Olbia Genoa Ferry
New Mobile Number
Trailer / Caravan
Coronavirus ferry travel advice
Please note that the information provided is correct to the best of our knowledge at the time we have received the same information from the Ferry Operators. The situation is changing rapidly and we will try to keep the website updated as soon as we receive updates from the ferry companies.
Olbia ferry port is located on the north eastern coast of Sardinia and furthest point inland of the Gulf of Olbia, The town of Olbia and its port have a busy, bustling and lively attitude and atmosphere as the town is the economic centre of the Gallura sub-region and is very close to the famous Costa Smeralda and Porto Rotondo tourist areas, with a large number of shops, businesses and restaurants based in the town.
Olbia is a very ancient city and, according to a local legend, was founded by the Greeks. It contains ruins from prehistoric times to the Roman Era and the Middle Ages. Apart from the wonderful sea and landscape, one of the main sights in Olbia is the beautiful Romanesque cathedral of San Simplicio (11th-12th centuries).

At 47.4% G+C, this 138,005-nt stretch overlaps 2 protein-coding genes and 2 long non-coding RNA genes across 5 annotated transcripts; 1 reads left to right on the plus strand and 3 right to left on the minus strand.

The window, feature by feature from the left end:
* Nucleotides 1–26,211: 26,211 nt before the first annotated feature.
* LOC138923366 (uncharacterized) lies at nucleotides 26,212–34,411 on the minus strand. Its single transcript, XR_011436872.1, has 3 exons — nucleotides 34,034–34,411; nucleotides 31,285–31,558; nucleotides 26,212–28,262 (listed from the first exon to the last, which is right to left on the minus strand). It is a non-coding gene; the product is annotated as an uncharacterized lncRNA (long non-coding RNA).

One of Italy's most famous and busiest ports, Genoa's waters are often full of ferries, cruise-ships, fishing boats and private vessels. Located in Liguria, northern Italy, Genoa is a unique city, with beautiful multi-coloured architecture set amongst the rambling hilly terrain and stairways and winding alleys and roads leading down to the medieval old-town and the city's port and recently renovated waterfront.
Genoa is one of the oldest homes of art in Italy and some of the most popular attractions are the Strada Nuova, the Piazza de Ferrari, the St. Lawrence Cathedral and the Museo d'Arte Orientale which houses the largest collection of Oriental art in Europe.
Another attraction is the Genoa Aquarium, the second largest in the world, which represents a wonderful and fun place to visit for kids, both big and small! Historically Genoa is considered the "most English city in Italy"; in fact, Genoa's flag is that of St. George. Apparently, the flag of Genoa was adopted by the British Islands in 1190 for their ships entering the Mediterranean to benefit from the protection of the city's fleet.